1)keep the wind from tipping over the stacked design of the beds
2)keep the chickens out
3)create a sturdy base for a trellis
This is what they look like with a variety of squash and edible gourds creeping through.
Not bad, but it gets better. Since I have been working to locate and breed heirloom varieties that are disease resistant, I am putting that to the test as well. Powdery mildew knocks growers flat when they first start growing in Hawaii. This method of mine would never work without the prior, careful study of natural disease resistance. So in other words, know your plants first. I am planting absurdly close plantings of all kinds of things: tomatoes, beans, mustard greens, tomatillos, even some flowers. Most of these I have grown before, but some are new to me heirloom varieties that are getting their “test” here at the farm, such as the Zuni Gold bean that is loved in New Mexico. We see how things turn out for them this year.
The idea is to create a mini food forest with tier upon tier of food. It is my own interpretation of the “Three Sisters” planting method, combined with another Native American technique that includes burying fish. I have fermented the fish first, adding much needed microbes to the mix. My compost scares people. But I am in Hawaii and we don’t even have compost facilities anywhere near where I live. I became the compost facility by working with my chef customers. Raw and fermented material is at the bottom, and it will have plants growing above it.
The close plantings will be a “only the strong survive” kinda deal. Plants can “work it out” and find their ways to get enough sun, water and nutrients. So far, they are working together nicely. are two months in. These close plantings also protect from the drying, harsh winds. These close plantings also create strength in numbers by supporting each other against the gusts. High winds can snap tomato and tomatillo stalks, even with some trellising. This will help your system to better take care of itself. Not only will this planting method provide a great variety of foods and beans will add nitrogen to the soil, it is also planted with bees in mind. Bees area squash growers friend, but unfortunately, they are few in number here where I grow. So I make a bee buffet of all kinds of blooms. I plant in harmony with the native Hawaiian plant Ilima and give those small blooming shrubs extra care and nutrition, and they supply lovely blooms to attract our bees.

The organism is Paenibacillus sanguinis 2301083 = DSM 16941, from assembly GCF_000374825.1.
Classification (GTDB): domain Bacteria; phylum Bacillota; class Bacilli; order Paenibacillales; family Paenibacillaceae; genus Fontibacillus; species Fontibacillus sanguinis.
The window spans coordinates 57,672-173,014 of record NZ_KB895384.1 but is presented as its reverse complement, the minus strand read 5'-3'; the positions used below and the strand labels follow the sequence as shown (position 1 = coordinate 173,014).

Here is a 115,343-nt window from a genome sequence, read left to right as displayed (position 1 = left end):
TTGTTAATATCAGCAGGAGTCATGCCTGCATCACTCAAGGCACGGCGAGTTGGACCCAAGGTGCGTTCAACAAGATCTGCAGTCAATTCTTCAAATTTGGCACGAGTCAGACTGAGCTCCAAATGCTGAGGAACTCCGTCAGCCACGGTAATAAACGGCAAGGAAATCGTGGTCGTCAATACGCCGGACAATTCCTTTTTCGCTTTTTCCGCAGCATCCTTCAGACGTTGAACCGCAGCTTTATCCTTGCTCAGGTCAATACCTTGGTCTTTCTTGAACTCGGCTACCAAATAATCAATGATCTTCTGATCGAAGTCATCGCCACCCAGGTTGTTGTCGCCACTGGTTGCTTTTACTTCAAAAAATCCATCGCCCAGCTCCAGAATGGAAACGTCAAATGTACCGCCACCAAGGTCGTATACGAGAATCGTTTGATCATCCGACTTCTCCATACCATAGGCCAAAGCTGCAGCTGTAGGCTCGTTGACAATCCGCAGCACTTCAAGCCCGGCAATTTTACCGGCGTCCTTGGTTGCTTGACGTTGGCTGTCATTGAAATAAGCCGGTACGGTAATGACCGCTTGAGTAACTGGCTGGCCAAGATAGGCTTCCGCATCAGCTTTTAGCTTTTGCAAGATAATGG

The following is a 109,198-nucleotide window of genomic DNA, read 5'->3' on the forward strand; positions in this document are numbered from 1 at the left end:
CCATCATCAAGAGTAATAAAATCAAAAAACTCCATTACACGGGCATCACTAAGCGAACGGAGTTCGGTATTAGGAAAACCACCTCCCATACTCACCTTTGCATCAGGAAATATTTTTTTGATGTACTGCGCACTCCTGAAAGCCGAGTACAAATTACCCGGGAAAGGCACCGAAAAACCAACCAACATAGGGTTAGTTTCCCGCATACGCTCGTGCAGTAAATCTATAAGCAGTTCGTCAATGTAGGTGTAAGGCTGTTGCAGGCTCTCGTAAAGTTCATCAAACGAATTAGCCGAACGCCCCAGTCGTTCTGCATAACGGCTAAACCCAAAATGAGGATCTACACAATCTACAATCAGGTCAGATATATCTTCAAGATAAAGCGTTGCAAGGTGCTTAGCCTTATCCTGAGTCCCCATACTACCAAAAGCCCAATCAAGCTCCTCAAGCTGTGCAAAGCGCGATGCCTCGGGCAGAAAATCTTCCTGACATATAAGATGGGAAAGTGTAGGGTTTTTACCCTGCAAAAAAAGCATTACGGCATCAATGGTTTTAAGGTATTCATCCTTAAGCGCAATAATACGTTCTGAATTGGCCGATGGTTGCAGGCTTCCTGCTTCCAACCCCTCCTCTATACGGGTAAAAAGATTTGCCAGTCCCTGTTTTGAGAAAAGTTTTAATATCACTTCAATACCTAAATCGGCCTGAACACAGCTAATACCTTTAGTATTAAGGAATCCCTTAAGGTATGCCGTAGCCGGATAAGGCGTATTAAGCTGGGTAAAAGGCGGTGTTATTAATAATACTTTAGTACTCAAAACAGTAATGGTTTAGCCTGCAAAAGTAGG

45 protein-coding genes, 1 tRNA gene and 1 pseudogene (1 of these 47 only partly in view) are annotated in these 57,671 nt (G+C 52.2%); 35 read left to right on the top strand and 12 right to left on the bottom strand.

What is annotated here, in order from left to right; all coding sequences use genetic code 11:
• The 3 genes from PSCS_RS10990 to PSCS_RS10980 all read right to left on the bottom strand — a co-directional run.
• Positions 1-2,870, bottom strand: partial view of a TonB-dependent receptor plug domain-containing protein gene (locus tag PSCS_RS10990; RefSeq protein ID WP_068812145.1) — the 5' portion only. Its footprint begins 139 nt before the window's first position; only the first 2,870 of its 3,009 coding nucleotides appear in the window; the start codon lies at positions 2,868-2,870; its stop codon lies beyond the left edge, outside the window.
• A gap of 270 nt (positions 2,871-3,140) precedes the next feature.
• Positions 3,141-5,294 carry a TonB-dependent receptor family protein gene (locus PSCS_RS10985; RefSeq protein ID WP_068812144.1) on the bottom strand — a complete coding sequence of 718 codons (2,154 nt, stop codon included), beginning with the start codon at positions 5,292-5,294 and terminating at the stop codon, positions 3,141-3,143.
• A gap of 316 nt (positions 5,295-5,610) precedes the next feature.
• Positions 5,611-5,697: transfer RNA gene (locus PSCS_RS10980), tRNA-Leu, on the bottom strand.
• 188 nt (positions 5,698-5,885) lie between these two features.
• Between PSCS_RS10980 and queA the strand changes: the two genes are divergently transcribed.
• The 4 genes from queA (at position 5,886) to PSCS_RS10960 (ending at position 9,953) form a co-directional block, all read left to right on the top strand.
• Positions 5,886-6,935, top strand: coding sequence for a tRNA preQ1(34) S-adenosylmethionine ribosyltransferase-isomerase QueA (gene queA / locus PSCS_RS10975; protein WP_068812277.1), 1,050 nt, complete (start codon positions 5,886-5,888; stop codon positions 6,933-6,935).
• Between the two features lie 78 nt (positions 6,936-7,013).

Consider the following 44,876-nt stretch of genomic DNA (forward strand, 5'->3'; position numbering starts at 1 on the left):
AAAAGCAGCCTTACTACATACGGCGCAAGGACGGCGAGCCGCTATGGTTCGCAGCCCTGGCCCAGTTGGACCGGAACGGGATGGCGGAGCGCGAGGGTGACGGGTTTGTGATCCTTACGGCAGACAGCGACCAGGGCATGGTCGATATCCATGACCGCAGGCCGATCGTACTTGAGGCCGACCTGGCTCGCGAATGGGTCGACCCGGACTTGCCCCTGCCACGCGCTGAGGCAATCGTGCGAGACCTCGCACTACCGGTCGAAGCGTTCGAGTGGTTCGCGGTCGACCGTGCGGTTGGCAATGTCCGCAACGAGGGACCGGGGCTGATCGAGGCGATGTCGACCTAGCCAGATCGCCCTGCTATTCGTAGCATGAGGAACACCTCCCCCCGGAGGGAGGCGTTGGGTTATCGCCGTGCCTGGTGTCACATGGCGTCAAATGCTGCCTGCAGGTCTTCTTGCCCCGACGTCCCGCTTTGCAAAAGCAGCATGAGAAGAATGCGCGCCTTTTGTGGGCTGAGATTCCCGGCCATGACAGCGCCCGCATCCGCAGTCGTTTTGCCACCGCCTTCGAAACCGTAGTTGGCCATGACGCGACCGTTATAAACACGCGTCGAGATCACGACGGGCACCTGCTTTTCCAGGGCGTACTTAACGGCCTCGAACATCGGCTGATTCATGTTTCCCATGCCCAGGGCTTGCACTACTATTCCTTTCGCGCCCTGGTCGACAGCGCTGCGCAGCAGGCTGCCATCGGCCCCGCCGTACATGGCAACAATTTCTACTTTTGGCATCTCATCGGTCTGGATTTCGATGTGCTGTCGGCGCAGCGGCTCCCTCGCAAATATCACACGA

Here we see tomatillos growing in harmony with the squash plants. Those bright yellow blooms will be a beacon to the bees. Strings run up from the table tops to a simple bamboo trellis that has the ability to shift in the wind. It has already withstood nearly 20 days of heavy wind, so it has proven itself.
As for the chicken proofing, Hunter is seen here patroling the surrounds while not disturbing the plants themselves. The chickens and I have all enjoyed their collecting of many harmful to the garden insects. I should also note that these plants are growing in very raw compost, and all reclaimed materials were used. This is not something that I advise you to do, but I am doing it as a means to see how fast the restaurant waste can turn to soil. It can be done with careful planning, and a lot of trial and error. I will leave that for another post. So I encourage you into thinking of creative ways to grow your food, create your soil, save our water and nourish our bees. If this can be grown on rock using restaurant waste, so much is possible.